Nonviolent Communication

When most people hear of “Violent Communication” they may envision physical aggression. Certainly acts of physical aggression are violent and prevent safe communication. We may also harm others through offensive words, labels, judgments, criticizing others, using political rhetoric, or responding with anger. When these verbal and emotional attacks are involved in dialogue it could also be deemed “Violent Communication.”

What is Non-violent Communication? Non-violent Communication (NVC) is also called compassionate communication, is a method to bring communication back the universal needs we all have and working together to find was to honor one another’s human needs. NVC was developed by Dr. Marshall B. Rosenberg, who has introduced it to individuals and organizations worldwide. It has been used between warring tribes and in war-torn countries; in schools, prisons, and corporations; in health care, social change, and government institutions; and in intimate personal relationships. Hundreds of certified trainers and many more non-certified trainers around the world are sharing NVC in their communities.

Nonviolent Communication (NVC) has been described as a language of compassion, as a tool for positive social change. NVC gives us the tools to understand what triggers us, to take responsibility for our reactions, and to deepen our connection with others, and ourselves thereby transforming our habitual responses to life. Ultimately, it involves a radical change in how we think about life and meaning.

Nonviolent Communication is based on a fundamental principle: Underlying all human actions are needs that people are seeking to meet. Understanding and acknowledging these needs can create a shared basis for connection, cooperation, and more harmonious relationships on both a personal and global level. Understanding each other at the level of our needs creates this possibility because, on the deeper levels, the similarities between us outweigh the differences, giving rise to greater compassion. It is this author’s opinion that intense communication. which does not address the needs of all involved, possible resolutions will be incomplete.

When we focus on needs – without interpreting or conveying criticism, blame, or demands – our deeper creativity flourishes, and solutions arise that were previously blocked from our awareness. At this depth, conflicts and misunderstandings can be resolved with greater ease.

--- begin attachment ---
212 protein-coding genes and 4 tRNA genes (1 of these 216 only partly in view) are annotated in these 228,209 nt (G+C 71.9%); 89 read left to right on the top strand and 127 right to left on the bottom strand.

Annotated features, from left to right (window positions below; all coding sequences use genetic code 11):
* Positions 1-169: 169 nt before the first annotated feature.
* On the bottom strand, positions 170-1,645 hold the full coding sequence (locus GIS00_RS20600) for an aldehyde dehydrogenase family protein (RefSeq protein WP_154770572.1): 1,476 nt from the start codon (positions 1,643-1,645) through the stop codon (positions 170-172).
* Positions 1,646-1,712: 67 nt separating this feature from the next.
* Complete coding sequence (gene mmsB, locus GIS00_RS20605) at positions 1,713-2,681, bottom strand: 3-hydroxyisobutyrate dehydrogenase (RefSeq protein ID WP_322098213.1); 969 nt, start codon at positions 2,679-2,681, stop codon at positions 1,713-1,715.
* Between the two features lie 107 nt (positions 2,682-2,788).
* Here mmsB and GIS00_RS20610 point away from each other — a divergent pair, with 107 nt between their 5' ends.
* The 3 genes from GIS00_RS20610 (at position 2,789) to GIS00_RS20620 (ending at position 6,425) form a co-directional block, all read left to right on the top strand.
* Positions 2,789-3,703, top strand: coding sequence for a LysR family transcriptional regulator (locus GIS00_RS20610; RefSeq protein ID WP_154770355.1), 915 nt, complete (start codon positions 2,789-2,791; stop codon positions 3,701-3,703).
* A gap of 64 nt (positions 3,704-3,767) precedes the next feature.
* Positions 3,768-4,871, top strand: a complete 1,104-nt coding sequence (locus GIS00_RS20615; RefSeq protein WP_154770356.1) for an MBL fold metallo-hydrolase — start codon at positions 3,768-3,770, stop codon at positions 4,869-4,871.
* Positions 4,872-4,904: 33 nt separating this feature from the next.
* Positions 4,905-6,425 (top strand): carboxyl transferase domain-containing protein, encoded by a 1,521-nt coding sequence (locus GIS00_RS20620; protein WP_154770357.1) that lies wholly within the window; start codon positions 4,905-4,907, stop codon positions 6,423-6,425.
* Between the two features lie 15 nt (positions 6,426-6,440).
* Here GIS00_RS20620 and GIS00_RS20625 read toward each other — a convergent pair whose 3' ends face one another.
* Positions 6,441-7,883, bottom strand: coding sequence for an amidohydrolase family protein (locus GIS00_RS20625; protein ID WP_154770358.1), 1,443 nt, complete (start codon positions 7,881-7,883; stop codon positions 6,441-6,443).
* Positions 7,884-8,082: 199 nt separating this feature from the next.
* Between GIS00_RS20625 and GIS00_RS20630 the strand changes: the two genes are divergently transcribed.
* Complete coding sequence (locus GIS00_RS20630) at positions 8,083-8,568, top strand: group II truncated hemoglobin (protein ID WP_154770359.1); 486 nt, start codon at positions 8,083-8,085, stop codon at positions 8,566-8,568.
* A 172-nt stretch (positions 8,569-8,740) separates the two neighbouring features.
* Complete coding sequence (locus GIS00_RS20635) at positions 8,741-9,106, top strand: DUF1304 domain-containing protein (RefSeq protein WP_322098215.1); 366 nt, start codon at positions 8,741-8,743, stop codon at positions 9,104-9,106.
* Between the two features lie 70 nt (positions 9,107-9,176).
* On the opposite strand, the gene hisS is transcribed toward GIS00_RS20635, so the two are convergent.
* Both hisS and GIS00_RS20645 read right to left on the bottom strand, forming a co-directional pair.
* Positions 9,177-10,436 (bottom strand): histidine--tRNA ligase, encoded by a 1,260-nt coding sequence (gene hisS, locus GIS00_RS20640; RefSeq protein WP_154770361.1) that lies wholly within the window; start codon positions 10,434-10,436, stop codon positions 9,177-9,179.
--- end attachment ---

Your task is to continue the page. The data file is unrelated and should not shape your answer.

The language of Nonviolent Communication includes two parts: honestly expressing ourselves to others, and empathically hearing others. Both are expressed through four components – observations, feelings, needs, and requests – though observations and requests may or may not be articulated.

Practicing NVC involves distinguishing these components from judgments, interpretations, and demands, and learning to embody the consciousness embedded in these components. This compassionate approach allows us to express ourselves and hear others and ourselves in ways more likely to foster understanding and connection. It allows us to support everyone involved in getting his or her needs met, and to nurture in all of us a joy in giving and in receiving.

The practice also includes empathic connection with ourselves – “self-empathy.” The purpose of self-empathy is to support us in maintaining connection with our own needs, thus encouraging us to choose our actions and responses based on self-connection and self-acceptance.

Self-empathy at times like this has the power to transform our disconnected state of being and return us to our compassionate intention and present-oriented attention. With practice, many people find that self-empathy alone sometimes resolves inner conflicts and conflicts with others as it transforms our experience of life.

Summary of Principles of Nonviolent Communication

  1. State concrete actions you observe in yourself or the other person.
  2. State the feeling that the observation is triggering in you. Or, guess what the other person is feeling, and ask.
  3. State the need that is the cause of that feeling. Or, guess the need that caused the feeling in the other person, and ask.
  4. Make a concrete request for action to meet the need just identified.

Basic Feelings We All Feel

When needs are met, we feel:                      When needs are not met, we feel:

Amazed Comfortable Scared Suspicious
Glad Moved Anger Dejected
Happy Excited Restless Overwhelmed
Confident Hopeful Agitated Furious
Joyous Fulfilled Hopeless Worried
Surprised Proud Alienated Furious
Relaxed Trusting Vulnerable Worn out
Friendly Encouraged Unhappy Lonely
Warm Energetic Self-conscious Weary

Basic Human Needs

Physical necessities Independence Safety Choice
Respect Acceptance Connection Self-expression
Purpose Growth To matter Trust
Community Honesty Support Compassion
Humor Participation Understanding Creativity

 

Modified Cheat Script for NVC

“When ___ (describe action), I feel ___ (share feeling),

because I have a need for ___ (state need).

Would you consider, ___ (make request).


1235262_10151637398410665_558253244_n-Alicia Kelly

Alicia Kelly is the owner of Kelly Counseling and Associates and Mosaic: A Wellness Place.  In addition to working as a counselor and public speaker, she enjoys spending time in nature, laughing with her husband, and spoiling her nieces and nephews.  She was lucky enough to find her dream vehicle, a 1987 Jeep Grand Wagoneer (wood grain and all).

 

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